How to Make Good Soup

By Daniel Lucas

A guide on how to make stocks and broths from scratch

If there was just a single piece of advice I could give to someone on how to be a better cook, it would be to always make your own broths and stocks from scratch. Or, at the very least, purchase high-quality stock made from fresh ingredients. If you aren’t already doing this, it will change your life.

In the earlier days of my cooking journey, I would often find myself with more than a handful of boxed stocks and broths in my pantry and would routinely use them without a second thought in a soup or risotto. And to be honest, it seemed acceptable at the time. Though eventually I ventured into the realm of making my broths from scratch and I’ve never looked back. After tasting the real deal, I am now highly skeptical of what they put in those boxes. Besides, it tastes so much better when they are made from fresh ingredients, why would you want to use anything else?! I’ve come far enough that, if I don’t have homemade stock or broth on hand, I’ll gladly use water over boxed broth any day.

The Broth and Stock Queen

I’m sure I could write a whole book on this subject, but fortunately for me, I think this book has been written already, and quite well, I might add. Jennifer McGruther’s broth & stock perfectly captures everything I could possibly want to say about broths and stocks, and I’m not here to reinvent the wheel. I highly encourage you to give it a read.

It’s worth checking out Jennifer’s site, The Nourished Kitchen, if you haven’t before. It’s really well done!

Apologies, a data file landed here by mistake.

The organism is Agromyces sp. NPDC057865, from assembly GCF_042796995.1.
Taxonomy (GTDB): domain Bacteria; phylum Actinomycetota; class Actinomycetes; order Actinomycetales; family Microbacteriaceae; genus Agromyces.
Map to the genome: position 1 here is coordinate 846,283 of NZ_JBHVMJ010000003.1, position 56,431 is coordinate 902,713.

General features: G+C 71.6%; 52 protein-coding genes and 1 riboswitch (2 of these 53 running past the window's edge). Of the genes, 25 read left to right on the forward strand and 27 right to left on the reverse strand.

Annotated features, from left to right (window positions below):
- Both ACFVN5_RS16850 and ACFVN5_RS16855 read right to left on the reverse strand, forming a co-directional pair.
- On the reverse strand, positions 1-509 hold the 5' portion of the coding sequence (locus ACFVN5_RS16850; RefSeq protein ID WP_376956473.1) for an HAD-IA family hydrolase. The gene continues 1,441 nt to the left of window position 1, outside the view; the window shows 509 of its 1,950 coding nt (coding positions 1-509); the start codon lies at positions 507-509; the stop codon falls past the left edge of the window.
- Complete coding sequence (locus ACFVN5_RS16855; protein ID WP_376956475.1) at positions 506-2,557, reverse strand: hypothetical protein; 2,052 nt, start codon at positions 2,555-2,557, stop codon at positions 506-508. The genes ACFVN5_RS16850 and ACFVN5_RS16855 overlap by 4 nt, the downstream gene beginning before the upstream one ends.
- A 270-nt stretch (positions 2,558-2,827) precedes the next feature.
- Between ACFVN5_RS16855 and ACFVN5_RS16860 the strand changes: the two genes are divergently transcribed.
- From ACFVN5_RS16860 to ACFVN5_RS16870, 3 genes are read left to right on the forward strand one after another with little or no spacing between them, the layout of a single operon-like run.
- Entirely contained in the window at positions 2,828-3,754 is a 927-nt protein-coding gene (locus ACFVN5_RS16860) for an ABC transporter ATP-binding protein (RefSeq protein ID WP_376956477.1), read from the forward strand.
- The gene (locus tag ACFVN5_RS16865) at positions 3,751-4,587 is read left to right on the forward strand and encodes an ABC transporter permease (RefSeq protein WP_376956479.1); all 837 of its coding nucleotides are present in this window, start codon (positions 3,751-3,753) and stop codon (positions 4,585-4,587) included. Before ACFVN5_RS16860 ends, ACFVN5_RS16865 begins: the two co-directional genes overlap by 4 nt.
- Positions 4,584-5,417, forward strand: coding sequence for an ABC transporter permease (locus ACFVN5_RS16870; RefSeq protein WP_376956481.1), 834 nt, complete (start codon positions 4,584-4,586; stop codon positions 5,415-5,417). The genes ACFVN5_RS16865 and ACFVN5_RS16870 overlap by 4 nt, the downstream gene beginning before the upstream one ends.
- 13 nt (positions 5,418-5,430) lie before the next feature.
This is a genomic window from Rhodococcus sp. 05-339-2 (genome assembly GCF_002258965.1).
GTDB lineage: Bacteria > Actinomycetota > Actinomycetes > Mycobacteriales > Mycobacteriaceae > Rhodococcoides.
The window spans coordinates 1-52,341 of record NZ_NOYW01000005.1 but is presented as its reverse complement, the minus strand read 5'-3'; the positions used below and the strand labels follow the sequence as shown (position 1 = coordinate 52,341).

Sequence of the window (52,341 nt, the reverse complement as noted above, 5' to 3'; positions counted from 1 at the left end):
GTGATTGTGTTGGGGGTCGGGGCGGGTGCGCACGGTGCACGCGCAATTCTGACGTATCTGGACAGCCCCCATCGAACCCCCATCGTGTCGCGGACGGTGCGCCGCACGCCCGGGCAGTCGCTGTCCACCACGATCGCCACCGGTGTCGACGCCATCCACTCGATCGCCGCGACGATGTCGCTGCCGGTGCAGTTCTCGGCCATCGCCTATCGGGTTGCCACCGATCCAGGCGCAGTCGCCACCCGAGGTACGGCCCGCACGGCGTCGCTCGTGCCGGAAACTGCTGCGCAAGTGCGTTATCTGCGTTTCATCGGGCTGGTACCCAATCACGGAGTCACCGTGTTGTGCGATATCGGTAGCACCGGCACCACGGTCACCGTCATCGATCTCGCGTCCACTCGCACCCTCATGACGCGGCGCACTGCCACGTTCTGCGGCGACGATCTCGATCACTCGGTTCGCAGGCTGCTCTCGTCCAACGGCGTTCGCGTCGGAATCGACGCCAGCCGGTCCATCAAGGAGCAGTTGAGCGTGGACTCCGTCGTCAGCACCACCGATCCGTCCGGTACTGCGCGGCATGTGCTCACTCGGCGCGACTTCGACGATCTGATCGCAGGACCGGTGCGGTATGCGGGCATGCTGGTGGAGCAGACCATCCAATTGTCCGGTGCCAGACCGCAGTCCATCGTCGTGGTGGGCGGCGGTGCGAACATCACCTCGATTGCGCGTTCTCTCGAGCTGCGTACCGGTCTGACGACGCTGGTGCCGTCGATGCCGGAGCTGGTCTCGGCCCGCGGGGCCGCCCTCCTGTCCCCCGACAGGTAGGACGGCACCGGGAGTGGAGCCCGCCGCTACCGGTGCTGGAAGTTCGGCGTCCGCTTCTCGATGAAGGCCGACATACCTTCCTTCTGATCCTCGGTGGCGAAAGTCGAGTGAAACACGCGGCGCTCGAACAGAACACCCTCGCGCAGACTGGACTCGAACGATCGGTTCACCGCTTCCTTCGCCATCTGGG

With that recommendation aside, the following guide is the minimum amount of information I feel is needed to get started making great soup and risotto right away.


For the life of me, I can never seem to remember which is which—broth, stock, or bone-broth? I’ve had this conversation well over a dozen times. Let’s have it just once more.

Broth: Broths are the cooking liquid that remains after you’ve cooked meat, vegetables, or beans. They are thinner in body, and lighter and flavor, but still make an excellent base.

Stock: The base of stocks are generally bones, which are usually roasted in advance. Stocks are cooked longer than broths—chicken stock can be cooked for 4 hours, while pork, lamb, and beef stocks can be cooked for 6-8 hours. When I refer to broths or stocks in recipes, this is what I’m referring to most of the time, except when explicitly stated otherwise.

Bone Broth: From a culinary perspective, bone broths are the same as stocks but are cooked much longer—up to two days—which allows maximum nutrients and flavor to be extracted from the bone.


The stock setup should be pretty minimal:

  • 10-12 quart stock pot, preferably with a glass lid.
  • A large fine-mesh strainer
  • Mason jars, for refrigerating stocks.
  • Cooking twine, for tying herbs if desired. Optional
  • 1-quart BPA-free reusable plastic “deli” containers, for freezing broths. Optional

I don’t like to use a crock-pot in my kitchen, but if you choose to do so, using it to make stocks is 100% acceptable. I’m just too stubborn to do so. Though—I would still saute vegetables in a bit of olive oil where it calls for it, then transfer that mixture of par-cooked vegetables to the crock-pot. From there you can cover it with boiling water and cook on medium-high (depending on your pot) for the recommended time listed below.

How to Make Stocks and Broths

Below are the 3 basic recipes that I use to make all of my broths and stocks. Occasionally, I will make bone-broths for myself because they are nutritious and amazing, but most of the time a stock will do just fine, especially in a culinary sense. Though, if you desire to do so, you can long-cook either one of my stock recipes for a bone-broth, but if you really want to learn more about bone broth and it’s nutritional qualities, I recommend Jennifer’s broth & stock.

Scrap Broth (Vegetable Broth)